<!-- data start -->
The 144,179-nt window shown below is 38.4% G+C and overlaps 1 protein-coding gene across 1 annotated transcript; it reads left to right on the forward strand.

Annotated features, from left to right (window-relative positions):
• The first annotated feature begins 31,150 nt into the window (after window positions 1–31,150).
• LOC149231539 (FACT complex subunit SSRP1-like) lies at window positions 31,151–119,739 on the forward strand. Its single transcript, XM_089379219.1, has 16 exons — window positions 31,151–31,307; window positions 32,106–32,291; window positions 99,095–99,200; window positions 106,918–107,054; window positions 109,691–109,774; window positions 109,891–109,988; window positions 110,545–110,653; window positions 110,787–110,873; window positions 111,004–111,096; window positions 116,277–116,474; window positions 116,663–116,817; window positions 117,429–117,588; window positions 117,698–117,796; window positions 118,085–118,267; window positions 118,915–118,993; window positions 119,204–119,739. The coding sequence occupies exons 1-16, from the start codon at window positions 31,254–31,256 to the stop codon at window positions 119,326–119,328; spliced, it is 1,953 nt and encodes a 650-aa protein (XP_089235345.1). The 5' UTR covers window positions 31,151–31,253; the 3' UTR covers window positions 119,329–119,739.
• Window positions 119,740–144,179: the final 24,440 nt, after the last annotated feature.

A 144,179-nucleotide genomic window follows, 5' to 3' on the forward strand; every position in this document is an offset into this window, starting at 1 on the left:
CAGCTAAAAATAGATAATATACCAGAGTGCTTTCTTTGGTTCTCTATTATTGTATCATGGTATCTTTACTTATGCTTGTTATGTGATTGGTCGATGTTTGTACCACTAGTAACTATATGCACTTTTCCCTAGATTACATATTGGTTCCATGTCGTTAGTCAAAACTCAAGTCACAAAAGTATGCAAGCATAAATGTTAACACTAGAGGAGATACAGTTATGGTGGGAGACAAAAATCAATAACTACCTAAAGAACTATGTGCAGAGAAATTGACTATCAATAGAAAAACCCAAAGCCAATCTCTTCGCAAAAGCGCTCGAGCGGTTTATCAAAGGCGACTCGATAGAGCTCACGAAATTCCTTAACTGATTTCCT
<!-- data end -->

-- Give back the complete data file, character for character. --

The 144,179-nt window shown below is 38.4% G+C and overlaps 1 protein-coding gene across 1 annotated transcript; it reads left to right on the forward strand.

Annotated features, from left to right (window-relative positions):
• The first annotated feature begins 31,150 nt into the window (after window positions 1–31,150).
• LOC149231539 (FACT complex subunit SSRP1-like) lies at window positions 31,151–119,739 on the forward strand. Its single transcript, XM_089379219.1, has 16 exons — window positions 31,151–31,307; window positions 32,106–32,291; window positions 99,095–99,200; window positions 106,918–107,054; window positions 109,691–109,774; window positions 109,891–109,988; window positions 110,545–110,653; window positions 110,787–110,873; window positions 111,004–111,096; window positions 116,277–116,474; window positions 116,663–116,817; window positions 117,429–117,588; window positions 117,698–117,796; window positions 118,085–118,267; window positions 118,915–118,993; window positions 119,204–119,739. The coding sequence occupies exons 1-16, from the start codon at window positions 31,254–31,256 to the stop codon at window positions 119,326–119,328; spliced, it is 1,953 nt and encodes a 650-aa protein (XP_089235345.1). The 5' UTR covers window positions 31,151–31,253; the 3' UTR covers window positions 119,329–119,739.
• Window positions 119,740–144,179: the final 24,440 nt, after the last annotated feature.

A 144,179-nucleotide genomic window follows, 5' to 3' on the forward strand; every position in this document is an offset into this window, starting at 1 on the left:
CAGCTAAAAATAGATAATATACCAGAGTGCTTTCTTTGGTTCTCTATTATTGTATCATGGTATCTTTACTTATGCTTGTTATGTGATTGGTCGATGTTTGTACCACTAGTAACTATATGCACTTTTCCCTAGATTACATATTGGTTCCATGTCGTTAGTCAAAACTCAAGTCACAAAAGTATGCAAGCATAAATGTTAACACTAGAGGAGATACAGTTATGGTGGGAGACAAAAATCAATAACTACCTAAAGAACTATGTGCAGAGAAATTGACTATCAATAGAAAAACCCAAAGCCAATCTCTTCGCAAAAGCGCTCGAGCGGTTTATCAAAGGCGACTCGATAGAGCTCACGAAATTCCTTAACTGATTTCCT